Blender has some really useful features. For instance, if you want to focus your view on a particular component, you can select it by clicking on it, and then press . on the numpad, and the view automatically changes and zooms to that part. If the area around a part is crowded, you can press / and all other parts except the one you have selected are hidden. Transparent parts, like windows display correctly too on the model.

          Texturing in Blender is a bit daunting to start with, but once you get the idea that each part has a "material", which has a texture image associated with it and properties that can be chosen- like transparency or shiny-ness, then it becomes easier. Several parts can use the same "material" and hence use the same texture image.

          You can set up the workspace with 3 orthogonal views and a 3d view, like TSM or Gmax , but I don't, since you can get a side, top or rear view easily with one mouse click, and use the whole screen.

          There are only a couple of things that I miss from TSM. One is the ability to text edit an animation, and save that to use on another part. The other one is the ability in TSM to have a Background image to guide the modelling. There is a way to do this in Blender, but it's not as good in my opinion.​

          Cheers,
          Geoff

          Comment


            #6
            I still use TSM and since 90% of my model creation is bridges & viaducts I will probably stay with it although in general I agree with the comments of others about making the change. I resisted going to TSRE until this year and now I have done the track on two routes for others, with TSRE and I am finishing some of my own routes that had track, previously laid with MSTS/RE with TSRE.

            Jerry Sullivan

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              #7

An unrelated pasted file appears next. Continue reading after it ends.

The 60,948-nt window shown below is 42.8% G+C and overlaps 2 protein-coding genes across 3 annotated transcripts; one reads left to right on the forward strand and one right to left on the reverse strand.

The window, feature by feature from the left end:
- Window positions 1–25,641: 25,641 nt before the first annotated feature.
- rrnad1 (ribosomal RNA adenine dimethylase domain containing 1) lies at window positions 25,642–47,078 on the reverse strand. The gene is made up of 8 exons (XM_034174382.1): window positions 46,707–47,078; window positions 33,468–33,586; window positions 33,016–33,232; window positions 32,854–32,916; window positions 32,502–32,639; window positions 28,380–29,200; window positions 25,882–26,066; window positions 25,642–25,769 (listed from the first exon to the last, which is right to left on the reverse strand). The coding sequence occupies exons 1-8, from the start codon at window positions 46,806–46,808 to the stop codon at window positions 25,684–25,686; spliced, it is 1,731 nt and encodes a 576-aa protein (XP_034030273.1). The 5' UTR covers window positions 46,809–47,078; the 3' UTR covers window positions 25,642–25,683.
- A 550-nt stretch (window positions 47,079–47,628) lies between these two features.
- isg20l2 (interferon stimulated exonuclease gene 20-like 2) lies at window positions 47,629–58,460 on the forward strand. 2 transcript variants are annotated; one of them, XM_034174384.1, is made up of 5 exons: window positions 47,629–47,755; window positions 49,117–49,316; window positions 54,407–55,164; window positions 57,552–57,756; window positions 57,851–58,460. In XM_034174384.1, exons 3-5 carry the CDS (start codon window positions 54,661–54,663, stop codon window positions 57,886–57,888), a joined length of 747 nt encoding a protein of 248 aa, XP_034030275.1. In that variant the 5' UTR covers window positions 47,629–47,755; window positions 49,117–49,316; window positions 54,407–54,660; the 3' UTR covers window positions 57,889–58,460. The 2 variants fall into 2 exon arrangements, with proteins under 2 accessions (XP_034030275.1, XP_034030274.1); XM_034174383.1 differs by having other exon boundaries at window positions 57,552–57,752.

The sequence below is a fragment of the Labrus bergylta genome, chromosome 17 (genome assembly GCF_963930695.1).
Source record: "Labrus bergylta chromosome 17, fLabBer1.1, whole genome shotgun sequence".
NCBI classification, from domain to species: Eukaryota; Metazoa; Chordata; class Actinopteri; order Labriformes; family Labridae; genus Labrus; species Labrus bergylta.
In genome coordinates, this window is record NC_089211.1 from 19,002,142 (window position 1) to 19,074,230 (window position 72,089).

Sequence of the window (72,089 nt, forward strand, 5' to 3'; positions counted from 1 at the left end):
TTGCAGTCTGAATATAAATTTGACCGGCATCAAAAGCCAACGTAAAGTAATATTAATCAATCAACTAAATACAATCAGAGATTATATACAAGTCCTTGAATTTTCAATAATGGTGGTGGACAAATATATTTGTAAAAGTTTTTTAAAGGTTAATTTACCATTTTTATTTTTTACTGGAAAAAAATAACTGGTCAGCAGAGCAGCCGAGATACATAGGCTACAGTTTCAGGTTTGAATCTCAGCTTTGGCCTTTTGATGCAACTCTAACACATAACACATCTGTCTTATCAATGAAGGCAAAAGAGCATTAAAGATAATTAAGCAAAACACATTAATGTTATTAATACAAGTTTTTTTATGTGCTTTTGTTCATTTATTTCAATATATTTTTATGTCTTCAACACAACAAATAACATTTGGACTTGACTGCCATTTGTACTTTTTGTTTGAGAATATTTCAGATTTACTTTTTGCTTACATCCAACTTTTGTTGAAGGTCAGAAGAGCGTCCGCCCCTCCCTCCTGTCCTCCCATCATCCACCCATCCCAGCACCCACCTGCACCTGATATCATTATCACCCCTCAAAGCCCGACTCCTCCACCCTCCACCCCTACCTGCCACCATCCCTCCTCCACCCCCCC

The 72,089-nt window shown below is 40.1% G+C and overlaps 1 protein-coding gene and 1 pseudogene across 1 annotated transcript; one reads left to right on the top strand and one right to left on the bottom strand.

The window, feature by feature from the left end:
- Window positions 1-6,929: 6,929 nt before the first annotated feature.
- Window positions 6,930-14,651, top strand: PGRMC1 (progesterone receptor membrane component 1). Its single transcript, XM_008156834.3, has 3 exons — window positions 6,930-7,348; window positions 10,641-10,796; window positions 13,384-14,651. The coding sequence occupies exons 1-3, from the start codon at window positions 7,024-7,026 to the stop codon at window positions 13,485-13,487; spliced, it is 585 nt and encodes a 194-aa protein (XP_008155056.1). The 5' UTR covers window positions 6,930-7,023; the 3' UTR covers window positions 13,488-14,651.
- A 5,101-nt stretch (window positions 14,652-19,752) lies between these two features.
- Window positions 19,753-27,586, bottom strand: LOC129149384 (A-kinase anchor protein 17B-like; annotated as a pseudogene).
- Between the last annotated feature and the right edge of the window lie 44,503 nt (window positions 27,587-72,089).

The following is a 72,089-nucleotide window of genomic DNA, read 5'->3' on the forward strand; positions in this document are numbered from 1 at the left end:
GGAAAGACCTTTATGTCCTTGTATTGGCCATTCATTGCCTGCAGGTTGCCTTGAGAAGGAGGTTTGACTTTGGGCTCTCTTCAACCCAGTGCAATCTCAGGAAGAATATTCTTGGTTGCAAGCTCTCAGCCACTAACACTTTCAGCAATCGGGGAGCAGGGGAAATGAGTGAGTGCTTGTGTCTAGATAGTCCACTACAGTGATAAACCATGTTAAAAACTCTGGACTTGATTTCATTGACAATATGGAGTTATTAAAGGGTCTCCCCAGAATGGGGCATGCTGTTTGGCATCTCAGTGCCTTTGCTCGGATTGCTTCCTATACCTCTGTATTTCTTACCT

If you know someone with a functional 3DCANVAS, they can help you migrate your shapes from TSM (DST) to 3DS (which Blender can import and spit out a BLEND FILE for you)
              http://www.railsimstuff.com
              Just Blender now, 3DCrafter only when I have to.
              formerly The Keystone Works (All Permissions Granted)
              https://github.com/pwillard/MSTS-replacement
              sigpic

              Comment


                #8
                Originally posted by mrmosky View Post
                Texturing in Blender is a bit daunting to start with, but once you get the idea that each part has a "material", which has a texture image associated with it and properties that can be chosen- like transparency or shiny-ness, then it becomes easier. Several parts can use the same "material" and hence use the same texture image.
                Texturing is where I've gotten tripped up the most. I've been spoiled by the Sketchup paint bucket, and being able to stretch/pin/flip with a click or two.
                If you like what you see here at Trainsim.com, be it the discussions and knowledge in the forums, items saved in our library or the ongoing development of our TSRE Fork, I hope you'll consider a paid membership to help support keeping the site operating.... Thanks!

                Comment


                  #9
                  Once you have a clue how it *really* works... it is deceptively easy.
                  http://www.railsimstuff.com
                  Just Blender now, 3DCrafter only when I have to.
                  formerly The Keystone Works (All Permissions Granted)
                  https://github.com/pwillard/MSTS-replacement
                  sigpic

                  Comment


                    #10
                    Thank you! I have already been watching some tutorials on how to use Blender! Looks fairly straight forward once you get the key commands and everything else down!

                    Comment